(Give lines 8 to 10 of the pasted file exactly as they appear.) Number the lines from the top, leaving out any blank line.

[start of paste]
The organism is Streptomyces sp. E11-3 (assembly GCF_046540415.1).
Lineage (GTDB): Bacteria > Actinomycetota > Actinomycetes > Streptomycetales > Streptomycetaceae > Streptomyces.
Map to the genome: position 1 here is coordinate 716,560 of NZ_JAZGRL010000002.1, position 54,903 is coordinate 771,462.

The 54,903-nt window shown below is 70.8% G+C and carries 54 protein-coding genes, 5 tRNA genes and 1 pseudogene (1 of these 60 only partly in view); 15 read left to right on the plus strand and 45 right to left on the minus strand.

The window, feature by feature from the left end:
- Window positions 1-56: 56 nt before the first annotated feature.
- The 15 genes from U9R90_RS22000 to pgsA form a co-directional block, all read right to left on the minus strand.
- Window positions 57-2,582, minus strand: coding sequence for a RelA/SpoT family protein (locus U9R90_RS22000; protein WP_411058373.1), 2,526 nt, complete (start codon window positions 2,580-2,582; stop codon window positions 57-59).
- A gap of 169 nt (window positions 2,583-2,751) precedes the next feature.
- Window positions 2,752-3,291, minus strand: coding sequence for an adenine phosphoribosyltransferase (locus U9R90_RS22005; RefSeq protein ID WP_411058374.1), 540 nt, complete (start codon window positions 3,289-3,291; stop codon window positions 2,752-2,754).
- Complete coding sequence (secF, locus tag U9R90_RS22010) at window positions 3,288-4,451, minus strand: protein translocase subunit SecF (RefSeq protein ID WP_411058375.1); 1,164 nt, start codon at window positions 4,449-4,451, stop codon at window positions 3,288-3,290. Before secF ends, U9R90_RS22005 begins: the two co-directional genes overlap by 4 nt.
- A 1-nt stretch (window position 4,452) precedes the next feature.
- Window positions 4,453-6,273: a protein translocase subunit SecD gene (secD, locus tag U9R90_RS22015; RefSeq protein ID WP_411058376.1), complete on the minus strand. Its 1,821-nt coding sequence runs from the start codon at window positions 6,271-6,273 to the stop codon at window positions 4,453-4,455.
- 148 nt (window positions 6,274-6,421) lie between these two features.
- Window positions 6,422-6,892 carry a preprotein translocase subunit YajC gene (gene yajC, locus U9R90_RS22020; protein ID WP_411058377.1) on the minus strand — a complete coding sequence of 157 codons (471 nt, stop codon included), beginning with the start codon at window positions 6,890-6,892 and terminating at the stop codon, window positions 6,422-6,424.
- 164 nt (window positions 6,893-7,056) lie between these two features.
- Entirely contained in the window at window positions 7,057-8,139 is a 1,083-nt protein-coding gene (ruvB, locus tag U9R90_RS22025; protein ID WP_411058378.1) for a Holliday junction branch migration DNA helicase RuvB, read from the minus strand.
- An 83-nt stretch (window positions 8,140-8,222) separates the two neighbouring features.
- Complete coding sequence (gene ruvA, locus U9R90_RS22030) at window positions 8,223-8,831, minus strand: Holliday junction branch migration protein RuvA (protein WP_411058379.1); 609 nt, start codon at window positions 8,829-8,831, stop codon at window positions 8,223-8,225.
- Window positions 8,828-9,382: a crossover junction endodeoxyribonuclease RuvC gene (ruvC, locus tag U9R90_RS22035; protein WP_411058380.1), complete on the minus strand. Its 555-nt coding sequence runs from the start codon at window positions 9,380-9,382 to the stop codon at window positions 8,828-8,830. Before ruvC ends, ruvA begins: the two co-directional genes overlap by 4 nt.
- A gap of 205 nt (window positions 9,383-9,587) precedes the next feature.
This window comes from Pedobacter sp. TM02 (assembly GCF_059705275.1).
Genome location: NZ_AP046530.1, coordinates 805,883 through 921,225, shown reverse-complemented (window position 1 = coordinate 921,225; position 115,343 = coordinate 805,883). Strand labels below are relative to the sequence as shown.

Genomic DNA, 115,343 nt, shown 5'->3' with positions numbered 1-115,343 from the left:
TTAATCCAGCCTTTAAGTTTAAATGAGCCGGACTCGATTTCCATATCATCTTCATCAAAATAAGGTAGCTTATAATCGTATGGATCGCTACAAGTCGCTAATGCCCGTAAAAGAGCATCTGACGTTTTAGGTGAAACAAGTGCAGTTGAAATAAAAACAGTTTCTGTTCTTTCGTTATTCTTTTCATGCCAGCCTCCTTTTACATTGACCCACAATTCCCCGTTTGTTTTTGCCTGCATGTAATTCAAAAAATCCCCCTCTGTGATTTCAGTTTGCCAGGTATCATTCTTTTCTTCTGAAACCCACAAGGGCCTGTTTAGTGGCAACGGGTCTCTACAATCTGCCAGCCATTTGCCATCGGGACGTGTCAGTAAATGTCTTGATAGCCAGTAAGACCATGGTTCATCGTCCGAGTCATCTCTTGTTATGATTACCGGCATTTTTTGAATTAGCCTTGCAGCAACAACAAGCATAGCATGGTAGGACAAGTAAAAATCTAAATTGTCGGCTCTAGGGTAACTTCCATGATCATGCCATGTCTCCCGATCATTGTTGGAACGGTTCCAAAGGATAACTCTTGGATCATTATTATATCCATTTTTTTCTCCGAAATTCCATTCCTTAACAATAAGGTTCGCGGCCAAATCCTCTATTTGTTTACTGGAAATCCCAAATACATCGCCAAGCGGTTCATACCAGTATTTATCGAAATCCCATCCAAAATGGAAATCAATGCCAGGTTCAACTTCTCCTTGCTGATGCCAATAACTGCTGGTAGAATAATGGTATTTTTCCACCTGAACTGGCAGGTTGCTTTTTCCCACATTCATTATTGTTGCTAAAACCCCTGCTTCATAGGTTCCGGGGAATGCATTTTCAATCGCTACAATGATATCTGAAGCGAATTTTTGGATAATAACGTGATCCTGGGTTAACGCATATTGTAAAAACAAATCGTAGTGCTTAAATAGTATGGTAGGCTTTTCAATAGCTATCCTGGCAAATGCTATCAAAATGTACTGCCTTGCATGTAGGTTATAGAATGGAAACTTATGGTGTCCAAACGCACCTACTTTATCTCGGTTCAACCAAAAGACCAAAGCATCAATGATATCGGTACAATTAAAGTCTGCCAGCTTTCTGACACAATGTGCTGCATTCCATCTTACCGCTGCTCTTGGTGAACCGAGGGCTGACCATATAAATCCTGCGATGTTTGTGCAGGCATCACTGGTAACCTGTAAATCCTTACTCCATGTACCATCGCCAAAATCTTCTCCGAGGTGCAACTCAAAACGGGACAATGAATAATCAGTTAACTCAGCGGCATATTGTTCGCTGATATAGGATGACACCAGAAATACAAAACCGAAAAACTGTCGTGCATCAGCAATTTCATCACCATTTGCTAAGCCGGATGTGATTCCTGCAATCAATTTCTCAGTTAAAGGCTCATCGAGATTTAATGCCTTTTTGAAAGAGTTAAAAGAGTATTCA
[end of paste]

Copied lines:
- Window positions 57-2,582, minus strand: coding sequence for a RelA/SpoT family protein (locus U9R90_RS22000; protein WP_411058373.1), 2,526 nt, complete (start codon window positions 2,580-2,582; stop codon window positions 57-59).
- A gap of 169 nt (window positions 2,583-2,751) precedes the next feature.
- Window positions 2,752-3,291, minus strand: coding sequence for an adenine phosphoribosyltransferase (locus U9R90_RS22005; RefSeq protein ID WP_411058374.1), 540 nt, complete (start codon window positions 3,289-3,291; stop codon window positions 2,752-2,754).